Proinnsias Breathnach: In the debate over the extent to which the Irish government should resort to tax increases or expenditure cuts in correcting its fiscal deficit, it is presented as a self-evident truth by most economists and government ministers that we should avoid tax increases as far as possible because of the negative impact they would have on economic growth. The other day Richard Bruton referred to “international evidence” in defending this position, but of course didn’t tell us what or where this evidence is.
In the Irish Times last Thursday, we had Don Thornhill, Chairman of the National Competitiveness Council, trotting out the same argument. Thornhill stated quite bluntly that higher income tax rates “would be bad for competitiveness” and are “a disincentive to people to remain in the labour market”.
If this simplistic argument were in fact true, one might expect countries with high rates of income tax to be less successful economically and to have higher rates of unemployment.
I have compared the average proportion of wages paid in income tax by a single individual (without children) in the 23 richest OECD countries (excluding Luxembourg) in 2009 with those countries’ per capita GDP (GNP in the case of Ireland) and unemployment rate. The correlation coefficient between income tax burden and per capita GDP is 0.363 and between income tax burden and unemployment rate is -0.08.
The first thing to note about these correlations is that they are quite weak – in other words there is no strong association between income tax and per capita GDP or unemployment rate. Secondly, to the extent that there is an association, it is in the opposite direction to what one might expect from Thornhill’s contention. Thus, the higher a country’s average income tax burden the higher its per capita GDP and the lower its unemployment rate are likely to be. In other words, there is a tendency for countries with higher levels of income tax to be more economically successful and have fewer people unemployed.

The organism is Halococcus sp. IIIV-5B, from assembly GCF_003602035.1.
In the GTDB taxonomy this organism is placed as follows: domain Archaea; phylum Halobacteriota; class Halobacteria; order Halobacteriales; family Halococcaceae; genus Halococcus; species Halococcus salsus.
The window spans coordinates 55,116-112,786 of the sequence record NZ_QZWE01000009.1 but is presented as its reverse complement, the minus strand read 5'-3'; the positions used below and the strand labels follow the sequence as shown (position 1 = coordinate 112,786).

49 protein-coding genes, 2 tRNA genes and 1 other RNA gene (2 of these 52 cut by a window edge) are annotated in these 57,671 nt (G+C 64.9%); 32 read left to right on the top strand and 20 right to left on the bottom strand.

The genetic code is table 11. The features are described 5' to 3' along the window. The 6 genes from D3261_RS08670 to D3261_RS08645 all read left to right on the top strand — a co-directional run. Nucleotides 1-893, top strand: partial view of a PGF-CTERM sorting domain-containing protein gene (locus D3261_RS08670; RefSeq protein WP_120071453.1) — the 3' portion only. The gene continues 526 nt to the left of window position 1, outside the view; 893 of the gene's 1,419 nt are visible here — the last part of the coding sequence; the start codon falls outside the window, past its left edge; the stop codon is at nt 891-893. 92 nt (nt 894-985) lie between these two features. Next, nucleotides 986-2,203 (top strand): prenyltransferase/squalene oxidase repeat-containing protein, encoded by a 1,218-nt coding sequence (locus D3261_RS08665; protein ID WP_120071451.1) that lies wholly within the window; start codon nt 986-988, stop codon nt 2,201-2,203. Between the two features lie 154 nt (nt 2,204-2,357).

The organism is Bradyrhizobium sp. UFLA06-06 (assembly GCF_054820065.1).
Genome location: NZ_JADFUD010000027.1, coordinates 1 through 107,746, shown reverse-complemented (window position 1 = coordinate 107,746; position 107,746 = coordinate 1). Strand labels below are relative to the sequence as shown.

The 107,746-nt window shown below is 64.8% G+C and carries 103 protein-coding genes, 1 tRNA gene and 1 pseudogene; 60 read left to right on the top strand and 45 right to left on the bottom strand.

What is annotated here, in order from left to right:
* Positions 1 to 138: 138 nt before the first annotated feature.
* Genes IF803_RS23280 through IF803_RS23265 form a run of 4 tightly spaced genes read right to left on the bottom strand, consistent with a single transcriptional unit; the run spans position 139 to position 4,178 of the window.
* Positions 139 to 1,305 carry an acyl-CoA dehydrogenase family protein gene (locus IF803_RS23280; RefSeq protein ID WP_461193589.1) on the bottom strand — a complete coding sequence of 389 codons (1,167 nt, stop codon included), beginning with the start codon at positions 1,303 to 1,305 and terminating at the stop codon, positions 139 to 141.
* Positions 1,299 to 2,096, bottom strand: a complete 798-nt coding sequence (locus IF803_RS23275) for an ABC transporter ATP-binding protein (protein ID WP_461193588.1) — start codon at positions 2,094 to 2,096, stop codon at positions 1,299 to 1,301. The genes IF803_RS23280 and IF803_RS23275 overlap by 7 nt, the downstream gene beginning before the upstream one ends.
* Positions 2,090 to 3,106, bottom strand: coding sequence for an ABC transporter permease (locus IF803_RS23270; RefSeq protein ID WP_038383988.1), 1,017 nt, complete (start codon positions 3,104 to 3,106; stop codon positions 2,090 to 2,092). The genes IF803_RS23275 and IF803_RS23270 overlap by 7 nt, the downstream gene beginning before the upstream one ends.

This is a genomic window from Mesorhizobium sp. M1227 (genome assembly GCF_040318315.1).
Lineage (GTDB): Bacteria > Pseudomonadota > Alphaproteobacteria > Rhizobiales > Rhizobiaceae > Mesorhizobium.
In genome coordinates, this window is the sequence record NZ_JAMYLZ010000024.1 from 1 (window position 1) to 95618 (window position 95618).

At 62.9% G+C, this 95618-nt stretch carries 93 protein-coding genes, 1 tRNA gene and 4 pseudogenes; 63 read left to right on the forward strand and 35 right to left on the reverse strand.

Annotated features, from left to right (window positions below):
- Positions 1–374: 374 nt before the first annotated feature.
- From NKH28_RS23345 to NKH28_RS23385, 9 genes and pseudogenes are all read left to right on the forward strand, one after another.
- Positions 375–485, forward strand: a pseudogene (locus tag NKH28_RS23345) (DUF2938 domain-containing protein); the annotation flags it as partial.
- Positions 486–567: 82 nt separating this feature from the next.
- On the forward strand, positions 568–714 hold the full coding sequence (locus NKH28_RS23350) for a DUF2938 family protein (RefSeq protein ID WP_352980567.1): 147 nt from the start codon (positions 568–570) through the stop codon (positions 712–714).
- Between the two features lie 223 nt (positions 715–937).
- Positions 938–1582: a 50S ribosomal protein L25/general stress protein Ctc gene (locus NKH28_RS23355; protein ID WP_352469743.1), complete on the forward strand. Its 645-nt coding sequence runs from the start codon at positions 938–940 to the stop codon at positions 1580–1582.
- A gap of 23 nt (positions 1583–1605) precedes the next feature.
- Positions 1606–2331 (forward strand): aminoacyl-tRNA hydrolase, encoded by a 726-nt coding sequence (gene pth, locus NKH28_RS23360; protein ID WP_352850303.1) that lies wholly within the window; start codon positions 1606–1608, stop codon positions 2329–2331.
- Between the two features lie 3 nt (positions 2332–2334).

I have also looked at the overall tax burden (tax revenue as % of GDP) in the 23 countries included in this exercise and found a weak but positive correlation (0.29) between it and per capita GDP. In other words, countries with high general tax burdens are also likely to be among the wealthiest countries. In fact, six of the ten countries with the heaviest tax burdens in the world are in the top ten countries in terms of per capita GDP (oil-rich countries excluded).
This is a fairly simple exercise, but at least it provides some evidence which challenges the widely-held position presented by Don Thornhill. An obvious counter-argument to this position is that a tax system which redistributes revenue from the rich to the poor also moves money from those most likely to either save or spend their money abroad to those most likely to spend their money and to spend it on locally-produced goods and services, thereby benefitting domestic firms.
Another argument presented as being axiomatically true by most Irish economists and business people is that reduced wages are the key to national economic success through – allegedly – improving competitiveness. How does one square this argument with the fact that the most competitive economies in the world are the ones with the highest wages and living standards? The same economists and business people seem unable to grasp the simple fact that cutting wages actually undermines demand for the products and services which these businesses produce. In other words, high wages and high taxes can actually be good for business.